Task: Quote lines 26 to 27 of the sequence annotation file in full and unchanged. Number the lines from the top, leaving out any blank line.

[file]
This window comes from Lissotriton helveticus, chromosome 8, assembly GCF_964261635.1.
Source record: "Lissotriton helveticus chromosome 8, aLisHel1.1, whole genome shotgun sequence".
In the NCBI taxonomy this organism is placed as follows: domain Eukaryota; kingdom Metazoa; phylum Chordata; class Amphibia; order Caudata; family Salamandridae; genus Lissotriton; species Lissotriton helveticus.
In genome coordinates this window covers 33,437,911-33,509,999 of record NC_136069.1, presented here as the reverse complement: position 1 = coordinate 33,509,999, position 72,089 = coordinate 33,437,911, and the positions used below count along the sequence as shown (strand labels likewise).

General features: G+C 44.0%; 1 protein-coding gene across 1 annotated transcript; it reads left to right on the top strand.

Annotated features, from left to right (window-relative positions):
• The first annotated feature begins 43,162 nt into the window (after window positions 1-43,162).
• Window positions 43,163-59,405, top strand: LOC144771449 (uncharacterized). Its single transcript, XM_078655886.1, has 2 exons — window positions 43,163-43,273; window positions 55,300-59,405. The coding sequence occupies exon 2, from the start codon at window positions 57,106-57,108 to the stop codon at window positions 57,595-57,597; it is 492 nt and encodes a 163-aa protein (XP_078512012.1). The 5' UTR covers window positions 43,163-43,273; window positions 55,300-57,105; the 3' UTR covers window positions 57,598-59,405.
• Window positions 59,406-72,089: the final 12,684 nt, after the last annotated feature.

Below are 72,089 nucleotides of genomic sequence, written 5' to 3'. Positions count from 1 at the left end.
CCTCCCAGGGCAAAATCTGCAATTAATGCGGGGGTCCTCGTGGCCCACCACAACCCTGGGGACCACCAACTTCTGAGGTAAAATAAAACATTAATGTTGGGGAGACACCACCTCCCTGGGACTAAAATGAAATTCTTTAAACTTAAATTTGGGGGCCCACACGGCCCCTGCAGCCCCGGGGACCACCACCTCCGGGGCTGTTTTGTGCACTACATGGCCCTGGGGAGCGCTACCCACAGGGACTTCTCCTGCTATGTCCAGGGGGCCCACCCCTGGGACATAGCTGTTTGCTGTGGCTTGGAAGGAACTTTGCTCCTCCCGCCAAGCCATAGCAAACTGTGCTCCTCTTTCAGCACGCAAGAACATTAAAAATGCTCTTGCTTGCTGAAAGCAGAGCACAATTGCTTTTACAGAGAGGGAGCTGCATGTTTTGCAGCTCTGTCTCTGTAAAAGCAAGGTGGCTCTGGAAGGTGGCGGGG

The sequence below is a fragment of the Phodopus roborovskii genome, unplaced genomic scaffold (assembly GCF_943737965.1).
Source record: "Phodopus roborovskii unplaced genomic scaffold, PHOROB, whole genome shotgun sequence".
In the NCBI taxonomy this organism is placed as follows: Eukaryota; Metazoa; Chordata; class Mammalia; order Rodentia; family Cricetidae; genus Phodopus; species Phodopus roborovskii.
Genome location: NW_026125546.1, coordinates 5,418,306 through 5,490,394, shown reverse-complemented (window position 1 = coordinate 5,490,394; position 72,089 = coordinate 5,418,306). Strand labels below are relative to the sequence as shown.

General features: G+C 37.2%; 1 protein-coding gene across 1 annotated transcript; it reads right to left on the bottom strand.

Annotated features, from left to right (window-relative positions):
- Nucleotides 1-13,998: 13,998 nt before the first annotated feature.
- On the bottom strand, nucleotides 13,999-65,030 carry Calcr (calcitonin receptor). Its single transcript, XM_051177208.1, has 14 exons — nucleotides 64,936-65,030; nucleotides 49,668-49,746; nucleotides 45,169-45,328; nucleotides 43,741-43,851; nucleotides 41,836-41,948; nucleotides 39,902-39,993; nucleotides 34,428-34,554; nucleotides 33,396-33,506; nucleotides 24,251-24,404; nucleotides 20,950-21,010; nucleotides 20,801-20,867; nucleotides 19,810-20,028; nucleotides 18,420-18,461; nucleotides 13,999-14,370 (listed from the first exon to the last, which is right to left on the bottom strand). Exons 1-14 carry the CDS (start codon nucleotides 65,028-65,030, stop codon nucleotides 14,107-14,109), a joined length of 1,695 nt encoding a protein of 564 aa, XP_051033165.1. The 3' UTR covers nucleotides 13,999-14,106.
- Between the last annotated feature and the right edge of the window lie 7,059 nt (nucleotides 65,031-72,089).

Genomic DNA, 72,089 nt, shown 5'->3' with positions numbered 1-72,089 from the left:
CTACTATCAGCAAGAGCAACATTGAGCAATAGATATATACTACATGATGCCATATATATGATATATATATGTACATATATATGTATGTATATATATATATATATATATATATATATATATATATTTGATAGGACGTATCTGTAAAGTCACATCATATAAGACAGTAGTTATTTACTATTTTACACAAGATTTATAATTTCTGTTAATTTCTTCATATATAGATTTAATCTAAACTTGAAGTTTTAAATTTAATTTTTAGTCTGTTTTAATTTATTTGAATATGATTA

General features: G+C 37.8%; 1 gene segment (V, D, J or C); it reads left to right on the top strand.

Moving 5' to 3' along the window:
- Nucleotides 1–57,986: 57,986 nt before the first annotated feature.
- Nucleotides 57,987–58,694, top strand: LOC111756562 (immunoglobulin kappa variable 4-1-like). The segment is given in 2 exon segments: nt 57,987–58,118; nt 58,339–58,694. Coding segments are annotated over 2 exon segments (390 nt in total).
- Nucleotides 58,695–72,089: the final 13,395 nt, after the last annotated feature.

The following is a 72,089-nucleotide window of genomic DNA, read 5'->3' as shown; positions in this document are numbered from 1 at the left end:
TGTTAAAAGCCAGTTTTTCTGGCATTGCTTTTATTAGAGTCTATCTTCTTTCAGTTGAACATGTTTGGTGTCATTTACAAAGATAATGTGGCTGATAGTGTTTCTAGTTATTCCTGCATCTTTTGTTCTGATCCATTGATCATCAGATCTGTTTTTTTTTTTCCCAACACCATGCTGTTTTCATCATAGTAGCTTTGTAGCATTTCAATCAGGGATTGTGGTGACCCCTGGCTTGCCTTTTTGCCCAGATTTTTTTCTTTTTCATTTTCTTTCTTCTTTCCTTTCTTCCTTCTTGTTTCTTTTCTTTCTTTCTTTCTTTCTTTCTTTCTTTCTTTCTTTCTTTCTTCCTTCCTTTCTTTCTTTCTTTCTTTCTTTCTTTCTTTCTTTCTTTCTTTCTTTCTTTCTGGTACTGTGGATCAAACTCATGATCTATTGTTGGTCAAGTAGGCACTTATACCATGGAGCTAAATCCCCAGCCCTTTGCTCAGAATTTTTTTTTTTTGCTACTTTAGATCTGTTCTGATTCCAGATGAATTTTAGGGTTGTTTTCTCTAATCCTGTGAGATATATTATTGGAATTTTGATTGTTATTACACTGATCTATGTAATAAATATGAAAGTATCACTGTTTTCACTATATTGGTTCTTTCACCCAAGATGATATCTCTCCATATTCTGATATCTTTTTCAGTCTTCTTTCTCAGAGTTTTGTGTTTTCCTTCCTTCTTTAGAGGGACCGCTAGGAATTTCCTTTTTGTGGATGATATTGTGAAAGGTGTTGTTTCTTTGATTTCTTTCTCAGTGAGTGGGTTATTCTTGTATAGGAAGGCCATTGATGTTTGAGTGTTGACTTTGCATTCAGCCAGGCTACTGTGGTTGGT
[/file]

- Nucleotides 57,987–58,694, top strand: LOC111756562 (immunoglobulin kappa variable 4-1-like). The segment is given in 2 exon segments: nt 57,987–58,118; nt 58,339–58,694. Coding segments are annotated over 2 exon segments (390 nt in total).
- Nucleotides 58,695–72,089: the final 13,395 nt, after the last annotated feature.